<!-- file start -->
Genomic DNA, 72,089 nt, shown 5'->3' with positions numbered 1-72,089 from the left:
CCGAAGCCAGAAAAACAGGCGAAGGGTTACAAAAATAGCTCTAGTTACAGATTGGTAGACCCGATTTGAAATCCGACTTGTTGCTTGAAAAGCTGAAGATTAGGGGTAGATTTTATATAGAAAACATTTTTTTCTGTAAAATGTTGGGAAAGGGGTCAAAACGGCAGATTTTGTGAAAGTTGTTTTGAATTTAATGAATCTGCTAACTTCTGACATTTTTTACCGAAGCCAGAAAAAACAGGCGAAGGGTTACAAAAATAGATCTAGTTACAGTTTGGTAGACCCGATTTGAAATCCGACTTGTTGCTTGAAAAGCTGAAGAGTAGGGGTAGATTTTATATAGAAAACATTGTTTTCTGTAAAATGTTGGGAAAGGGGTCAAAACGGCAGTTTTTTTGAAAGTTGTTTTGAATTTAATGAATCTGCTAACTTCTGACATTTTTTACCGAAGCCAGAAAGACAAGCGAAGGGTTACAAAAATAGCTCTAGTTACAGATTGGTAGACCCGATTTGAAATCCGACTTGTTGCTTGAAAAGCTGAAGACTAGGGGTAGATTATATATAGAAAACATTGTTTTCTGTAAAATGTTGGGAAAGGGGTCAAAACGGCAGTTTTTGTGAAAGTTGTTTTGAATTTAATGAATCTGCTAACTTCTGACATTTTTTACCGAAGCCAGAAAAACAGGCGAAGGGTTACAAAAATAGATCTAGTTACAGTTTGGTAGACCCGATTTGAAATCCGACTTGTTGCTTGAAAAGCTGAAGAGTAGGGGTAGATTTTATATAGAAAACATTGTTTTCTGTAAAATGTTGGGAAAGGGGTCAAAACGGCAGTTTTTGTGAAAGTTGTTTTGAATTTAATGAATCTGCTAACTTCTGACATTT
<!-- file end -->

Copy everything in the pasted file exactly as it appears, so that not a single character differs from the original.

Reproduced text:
Genomic DNA, 72,089 nt, shown 5'->3' with positions numbered 1-72,089 from the left:
CCGAAGCCAGAAAAACAGGCGAAGGGTTACAAAAATAGCTCTAGTTACAGATTGGTAGACCCGATTTGAAATCCGACTTGTTGCTTGAAAAGCTGAAGATTAGGGGTAGATTTTATATAGAAAACATTTTTTTCTGTAAAATGTTGGGAAAGGGGTCAAAACGGCAGATTTTGTGAAAGTTGTTTTGAATTTAATGAATCTGCTAACTTCTGACATTTTTTACCGAAGCCAGAAAAAACAGGCGAAGGGTTACAAAAATAGATCTAGTTACAGTTTGGTAGACCCGATTTGAAATCCGACTTGTTGCTTGAAAAGCTGAAGAGTAGGGGTAGATTTTATATAGAAAACATTGTTTTCTGTAAAATGTTGGGAAAGGGGTCAAAACGGCAGTTTTTTTGAAAGTTGTTTTGAATTTAATGAATCTGCTAACTTCTGACATTTTTTACCGAAGCCAGAAAGACAAGCGAAGGGTTACAAAAATAGCTCTAGTTACAGATTGGTAGACCCGATTTGAAATCCGACTTGTTGCTTGAAAAGCTGAAGACTAGGGGTAGATTATATATAGAAAACATTGTTTTCTGTAAAATGTTGGGAAAGGGGTCAAAACGGCAGTTTTTGTGAAAGTTGTTTTGAATTTAATGAATCTGCTAACTTCTGACATTTTTTACCGAAGCCAGAAAAACAGGCGAAGGGTTACAAAAATAGATCTAGTTACAGTTTGGTAGACCCGATTTGAAATCCGACTTGTTGCTTGAAAAGCTGAAGAGTAGGGGTAGATTTTATATAGAAAACATTGTTTTCTGTAAAATGTTGGGAAAGGGGTCAAAACGGCAGTTTTTGTGAAAGTTGTTTTGAATTTAATGAATCTGCTAACTTCTGACATTT